The U.S. Department of Agriculture (USDA) announced it has approved contracts for the additional purchase of Farmers to Families Food boxes. These contract awards are part of the fifth round of the program announced January 4, for deliveries through the end of April.
In total, USDA has distributed more than 133 million food boxes in support of American farmers and families affected by the COVID-19 pandemic.
The additional funding for the program was included in the COVID-19 relief package as part of the Consolidated Appropriations Act passed December 21, 2020. In this fifth round of purchases, USDA will again purchase combination boxes to ensure all involved recipient organizations have access to fresh produce, dairy products, fluid milk and meat products, and seafood products will also be included in this round.
The solicitation was issued to over 240 organizations that have previously received Basic Ordering Agreements (BOA). Deliveries will begin shortly after awards are issued and continue with option periods through the end of April. Additional BOA proposals were not reviewed nor accepted at this time. A complete list of BOA holders can be found here (PDF, 180 KB).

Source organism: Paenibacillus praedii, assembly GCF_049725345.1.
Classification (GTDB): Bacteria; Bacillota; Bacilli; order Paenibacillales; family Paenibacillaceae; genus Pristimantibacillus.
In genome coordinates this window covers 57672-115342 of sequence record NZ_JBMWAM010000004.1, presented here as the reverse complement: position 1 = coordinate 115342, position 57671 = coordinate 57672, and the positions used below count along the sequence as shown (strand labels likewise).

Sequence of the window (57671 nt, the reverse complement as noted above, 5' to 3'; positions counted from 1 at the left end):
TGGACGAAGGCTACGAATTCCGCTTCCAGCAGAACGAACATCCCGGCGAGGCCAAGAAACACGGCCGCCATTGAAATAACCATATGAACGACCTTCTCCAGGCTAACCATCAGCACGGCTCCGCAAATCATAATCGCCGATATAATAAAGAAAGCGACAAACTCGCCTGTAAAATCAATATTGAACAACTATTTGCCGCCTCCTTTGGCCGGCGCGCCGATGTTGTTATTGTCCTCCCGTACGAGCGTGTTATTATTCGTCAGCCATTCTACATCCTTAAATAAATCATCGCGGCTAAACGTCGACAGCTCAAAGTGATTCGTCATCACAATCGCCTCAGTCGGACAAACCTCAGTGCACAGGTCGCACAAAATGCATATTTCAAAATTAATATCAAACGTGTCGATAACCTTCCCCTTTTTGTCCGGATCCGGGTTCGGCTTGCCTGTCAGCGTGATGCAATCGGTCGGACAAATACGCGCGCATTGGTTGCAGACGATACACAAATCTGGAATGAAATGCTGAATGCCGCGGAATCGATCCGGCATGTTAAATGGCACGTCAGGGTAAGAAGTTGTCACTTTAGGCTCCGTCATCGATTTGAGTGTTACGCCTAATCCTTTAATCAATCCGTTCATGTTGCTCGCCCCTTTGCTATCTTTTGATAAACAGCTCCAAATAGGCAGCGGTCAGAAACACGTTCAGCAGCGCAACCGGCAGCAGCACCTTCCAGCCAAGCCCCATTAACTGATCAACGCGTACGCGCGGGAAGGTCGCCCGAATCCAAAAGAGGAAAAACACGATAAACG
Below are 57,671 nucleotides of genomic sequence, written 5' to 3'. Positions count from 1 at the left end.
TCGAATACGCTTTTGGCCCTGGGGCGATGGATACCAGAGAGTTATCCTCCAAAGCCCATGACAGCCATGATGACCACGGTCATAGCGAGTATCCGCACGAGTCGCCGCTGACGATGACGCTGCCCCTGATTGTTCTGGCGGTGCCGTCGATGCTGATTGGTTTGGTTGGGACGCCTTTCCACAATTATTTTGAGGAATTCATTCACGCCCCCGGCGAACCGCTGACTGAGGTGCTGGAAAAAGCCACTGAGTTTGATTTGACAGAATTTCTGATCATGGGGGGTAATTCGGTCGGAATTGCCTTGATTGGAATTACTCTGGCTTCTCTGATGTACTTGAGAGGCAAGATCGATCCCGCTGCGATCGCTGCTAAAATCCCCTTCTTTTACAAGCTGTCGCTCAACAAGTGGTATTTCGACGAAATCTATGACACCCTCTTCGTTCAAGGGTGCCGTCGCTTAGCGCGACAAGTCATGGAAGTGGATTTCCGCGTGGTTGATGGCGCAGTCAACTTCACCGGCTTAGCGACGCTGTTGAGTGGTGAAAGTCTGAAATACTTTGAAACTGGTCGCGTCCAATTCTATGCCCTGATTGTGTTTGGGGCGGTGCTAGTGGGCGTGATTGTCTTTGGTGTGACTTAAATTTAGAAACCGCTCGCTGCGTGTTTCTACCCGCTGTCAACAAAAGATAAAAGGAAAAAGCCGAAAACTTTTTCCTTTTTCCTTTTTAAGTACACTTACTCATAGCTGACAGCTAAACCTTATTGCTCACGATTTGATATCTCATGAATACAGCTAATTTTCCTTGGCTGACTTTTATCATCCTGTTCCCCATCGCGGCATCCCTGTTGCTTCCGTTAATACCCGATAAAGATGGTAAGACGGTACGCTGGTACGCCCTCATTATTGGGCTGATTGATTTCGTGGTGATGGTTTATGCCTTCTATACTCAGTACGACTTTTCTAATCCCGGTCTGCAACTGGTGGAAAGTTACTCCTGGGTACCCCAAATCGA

An amendment to the BOA will be issued to clarify the amount of acceptable processed meat products, to include seafood products and to clarify certain labelling requirements. Pre-cooked seafood products are now eligible for food box inclusion and can be aggregated with pre-cooked beef, pork, chicken and turkey products and egg or egg products to meet the existing material description weight requirements. In addition, USDA has emphasized that a variety of hard, semi-firm or semi-soft cheese, is acceptable in addition to cheddar and other cheeses specified in the solicitation.
The Farmers to Families Food Box program is part of the Coronavirus Food Assistance Program (CFAP), which was developed in response to the COVID-19 pandemic. Using authority provided by the Families First Coronavirus Response Act, USDA partnered with national, regional and local distributors, whose workforces were significantly impacted by the closure of restaurants, hotels and other food service businesses, to purchase and distribute agricultural products to Americans in need.